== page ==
More on sentiment from Ransquawk:

Stocks in Europe continue to edge back toward their best levels of the session, as market participants react positively to reports that Japonica Partners amended its Greek bond offer and increased total size of offer to EUR 4.0 bn from EUR 2.9 bn, however at a price of 40% of par, compared to 45 cents a month ago.

  • Of note, Japonica Partners said it would purchase the Greek bonds issued last year through a tender offer that expires today. Japonica said it planned to purchase almost 10% of the total debt outstanding, which has a face value of EUR 29.6 bn.
  • Peripheral bond yield spreads are seen tighter by 8-13bps, while the Euribor curve is trading marginally steeper. However credit spreads continue to show signs of improvement, with the iTraxx Crossover index down 8 bps
  • Stocks being driven higher by consumer services and industrial sectors. The risk on sentiment remains supported by better than expected macroeconomic data out of Europe and the UK this morning. While overnight in Asia, the Nikkei 325 also benefited from a positive BoJ Tankan survey, which pointed to an improving outlook to Japan's industries.

On today's docket we have Manufacturing ISM which should make for interesting reading in light of last Friday’s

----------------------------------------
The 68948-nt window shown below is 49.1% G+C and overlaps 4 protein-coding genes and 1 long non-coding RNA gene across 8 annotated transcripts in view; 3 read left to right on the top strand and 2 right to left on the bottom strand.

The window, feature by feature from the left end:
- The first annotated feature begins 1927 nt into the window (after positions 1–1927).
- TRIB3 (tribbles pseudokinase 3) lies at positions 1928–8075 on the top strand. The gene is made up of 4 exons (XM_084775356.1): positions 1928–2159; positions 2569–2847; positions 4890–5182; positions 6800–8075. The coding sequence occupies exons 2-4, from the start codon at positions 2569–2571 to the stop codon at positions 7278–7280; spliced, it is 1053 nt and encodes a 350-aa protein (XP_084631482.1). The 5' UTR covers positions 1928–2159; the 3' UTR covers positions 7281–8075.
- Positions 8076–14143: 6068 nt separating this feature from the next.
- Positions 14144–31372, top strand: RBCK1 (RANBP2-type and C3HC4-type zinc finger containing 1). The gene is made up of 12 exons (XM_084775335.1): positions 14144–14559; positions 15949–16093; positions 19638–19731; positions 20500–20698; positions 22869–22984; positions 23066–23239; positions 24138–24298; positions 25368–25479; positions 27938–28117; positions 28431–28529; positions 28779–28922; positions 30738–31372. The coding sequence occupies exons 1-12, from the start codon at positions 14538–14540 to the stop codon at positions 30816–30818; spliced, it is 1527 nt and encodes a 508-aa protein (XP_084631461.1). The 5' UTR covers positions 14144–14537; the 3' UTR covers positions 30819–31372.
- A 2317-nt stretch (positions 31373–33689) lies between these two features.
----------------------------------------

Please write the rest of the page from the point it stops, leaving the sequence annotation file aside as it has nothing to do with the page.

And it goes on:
disappointing Chicago PMI print which came in at 51.6 vs the previous
month’s reading of 58.7 and consensus expectations of 55.0. In keeping with the tradition of Baffle with BS, we expect the ISM to come in well above expectations to offset the major Chicago PMI disappointment.

* * *

Goldman has more on the European June PMI data:

Bottom line: The Euro area final manufacturing PMI for June printed at 48.8, 0.1pt higher than the Flash reading (and consensus expectation). The June final manufacturing PMI stands 0.5pt higher relative to the May reading and 2.1pt above the April reading. Among the large Euro area economies, material increases in June were registered in France, Italy and Spain, while a somewhat noticeable (0.8pt) decline was recorded in Germany.


1. The final reading of the June manufacturing PMI for the Euro area was 48.8, one tenth above the flash reading released on June 20. This Final/Flash difference is somewhat consistent with developments since January, where the final manufacturing PMIs have been 0.2pt higher than the Flash print on average.